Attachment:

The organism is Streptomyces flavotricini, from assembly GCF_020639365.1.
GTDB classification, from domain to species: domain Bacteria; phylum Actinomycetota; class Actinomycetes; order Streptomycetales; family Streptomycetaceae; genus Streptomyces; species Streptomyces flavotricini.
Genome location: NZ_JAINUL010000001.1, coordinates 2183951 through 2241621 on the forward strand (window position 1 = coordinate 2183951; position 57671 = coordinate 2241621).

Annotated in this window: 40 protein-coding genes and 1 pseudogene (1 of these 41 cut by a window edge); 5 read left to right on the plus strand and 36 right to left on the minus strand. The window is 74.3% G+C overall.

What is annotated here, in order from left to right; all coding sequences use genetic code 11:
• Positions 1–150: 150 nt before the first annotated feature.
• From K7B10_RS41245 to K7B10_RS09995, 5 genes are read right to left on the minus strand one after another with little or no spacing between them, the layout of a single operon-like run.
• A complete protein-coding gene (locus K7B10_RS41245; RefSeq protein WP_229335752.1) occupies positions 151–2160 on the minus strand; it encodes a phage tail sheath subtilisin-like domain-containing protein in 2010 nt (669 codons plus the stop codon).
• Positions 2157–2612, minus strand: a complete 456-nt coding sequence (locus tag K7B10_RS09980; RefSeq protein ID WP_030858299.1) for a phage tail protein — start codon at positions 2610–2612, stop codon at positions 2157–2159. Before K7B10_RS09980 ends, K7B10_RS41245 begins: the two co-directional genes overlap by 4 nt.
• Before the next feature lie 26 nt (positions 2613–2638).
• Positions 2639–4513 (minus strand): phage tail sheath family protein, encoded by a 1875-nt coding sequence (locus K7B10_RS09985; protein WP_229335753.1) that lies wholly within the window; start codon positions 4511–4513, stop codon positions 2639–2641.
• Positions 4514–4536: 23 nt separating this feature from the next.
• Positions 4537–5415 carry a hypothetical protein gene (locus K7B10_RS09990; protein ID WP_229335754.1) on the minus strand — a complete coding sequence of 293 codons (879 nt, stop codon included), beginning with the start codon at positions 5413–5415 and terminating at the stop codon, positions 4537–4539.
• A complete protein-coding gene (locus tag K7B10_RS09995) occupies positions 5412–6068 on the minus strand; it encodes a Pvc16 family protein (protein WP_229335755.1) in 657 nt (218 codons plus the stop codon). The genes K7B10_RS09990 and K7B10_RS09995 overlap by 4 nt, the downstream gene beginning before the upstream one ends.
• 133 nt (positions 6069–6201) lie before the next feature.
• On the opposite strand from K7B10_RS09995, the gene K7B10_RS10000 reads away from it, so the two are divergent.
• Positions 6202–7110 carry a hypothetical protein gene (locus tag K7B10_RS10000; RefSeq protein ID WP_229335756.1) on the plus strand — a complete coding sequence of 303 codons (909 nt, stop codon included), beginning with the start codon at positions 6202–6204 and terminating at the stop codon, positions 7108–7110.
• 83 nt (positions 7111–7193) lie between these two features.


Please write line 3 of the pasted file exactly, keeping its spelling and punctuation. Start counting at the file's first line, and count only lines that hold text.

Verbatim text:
Genome location: NZ_JAINUL010000001.1, coordinates 2183951 through 2241621 on the forward strand (window position 1 = coordinate 2183951; position 57671 = coordinate 2241621).